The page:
I studied at La Trobe University in the 1980s; recently I went back to its Bundoora campus to see some of its sculpture collection. The university describes itself as a “sculpture park” and features sculptures from every decade from the 1960s, when it was established, to the present. I am not going to look at all of the sculptures but have chosen to look at four.
Charles Robb’s Landmark, 2004 was the main reason for my visit. In front of the West Lecture Theatres, Landmark is a traditional memorial statue of La Trobe that has been turned on its head with the plinth looming above the upside down figure. Made of fibreglass, polyester resin, steel, polystyrene, polyurethane, sand, automotive lacquers and acrylic paint to look like bronze and stone.
Robb’s anti-monumental sculpture was donated to the University through the Australian Government’s Cultural Gifts Program by the Artist 2006. Landmark was originally installed as temporary sculpture in the City of Melbourne in 2005 when it was award a judge’s commendation the Helen Lempriere National Sculpture Award.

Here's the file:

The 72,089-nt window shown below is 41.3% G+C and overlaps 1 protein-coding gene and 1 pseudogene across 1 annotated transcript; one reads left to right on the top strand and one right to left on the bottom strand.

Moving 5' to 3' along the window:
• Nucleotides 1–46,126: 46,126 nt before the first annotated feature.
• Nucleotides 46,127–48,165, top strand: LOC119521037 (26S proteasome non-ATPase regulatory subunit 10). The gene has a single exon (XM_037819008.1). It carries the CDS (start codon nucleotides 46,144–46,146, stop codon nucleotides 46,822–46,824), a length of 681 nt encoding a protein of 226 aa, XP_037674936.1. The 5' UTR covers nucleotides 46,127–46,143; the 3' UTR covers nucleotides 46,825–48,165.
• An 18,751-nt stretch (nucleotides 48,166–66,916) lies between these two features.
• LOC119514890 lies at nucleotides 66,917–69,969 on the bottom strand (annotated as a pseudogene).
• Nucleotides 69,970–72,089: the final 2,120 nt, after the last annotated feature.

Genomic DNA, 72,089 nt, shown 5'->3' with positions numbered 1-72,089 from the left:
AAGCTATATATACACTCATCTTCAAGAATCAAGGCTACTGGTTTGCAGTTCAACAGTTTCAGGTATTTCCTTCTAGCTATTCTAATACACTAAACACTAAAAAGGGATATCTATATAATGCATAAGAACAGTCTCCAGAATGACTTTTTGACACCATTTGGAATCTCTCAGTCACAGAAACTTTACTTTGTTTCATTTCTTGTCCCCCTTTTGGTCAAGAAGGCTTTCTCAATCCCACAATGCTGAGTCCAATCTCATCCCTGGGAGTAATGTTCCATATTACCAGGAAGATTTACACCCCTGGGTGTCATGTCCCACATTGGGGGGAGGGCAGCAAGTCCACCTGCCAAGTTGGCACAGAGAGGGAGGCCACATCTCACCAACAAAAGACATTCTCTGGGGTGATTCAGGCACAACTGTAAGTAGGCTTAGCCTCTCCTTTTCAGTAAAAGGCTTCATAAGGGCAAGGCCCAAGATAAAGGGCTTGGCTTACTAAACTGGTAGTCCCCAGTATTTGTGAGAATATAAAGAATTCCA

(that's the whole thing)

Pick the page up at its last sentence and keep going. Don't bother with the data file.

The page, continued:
Outside of the LIMS building (La Trobe Institute for Molecular Science) is Reko Rennie, Murri Totems, 2012. The work was commissioned by La Trobe Uni in 2012. Rennie is an interdisciplinary artist who mixes his Kamilaroi heritage with graffiti style. The four aluminium pillars are a mix of contemporary art and traditional Murri designs. Each pole represents one of the five platonic solids – icosahedron, octahedron, star tetrahedron, hexahedron and dodecahedron on to which Murri designs have been painted.
Bart Sanciolo’s Dante’s Divine Comedy, 1980-1983, is near the Thomas Cherry Building. You can’t miss it. This ten metre tall pointy pyramid of bronze was presented to the university in 1987 as a 150th Gift of the Italian Community to the People of Australia. This was the one sculpture that I remember from my years at La Trobe; I remember it because didn’t like it then and I still don’t.
Sanciolo was born in Messina, Sicily in 1955 and arrived in Australia in 1968. I also disliked his sculpture groups that were in the western and eastern internal moats of 101 Collins Street, Melbourne CBD. They looked an ugly pile of figures and have fortunately been removed by the owner. Sanciolo’s sculptures are big but I don’t know if that is a good quality.
The bronze figure of a woman on the Peribolos Lawn is Herman Hohaus’s Sofia, 1970. Although Sofia is the goddess of wisdom, this Sofia seems more concerned with her hair. The sculpture was purchased with funds donated by Dr Roy Simpson through Friends of La Trobe University 1986 but it seems more suited to a private garden than a university. Herman Hohaus was born in Germany in 1920 and moved to Australia 1954 where he lived until his death in 1990. The NGV has one of Hohaus’s sculpture in its collection (but not on display) another crouching female form in bronze.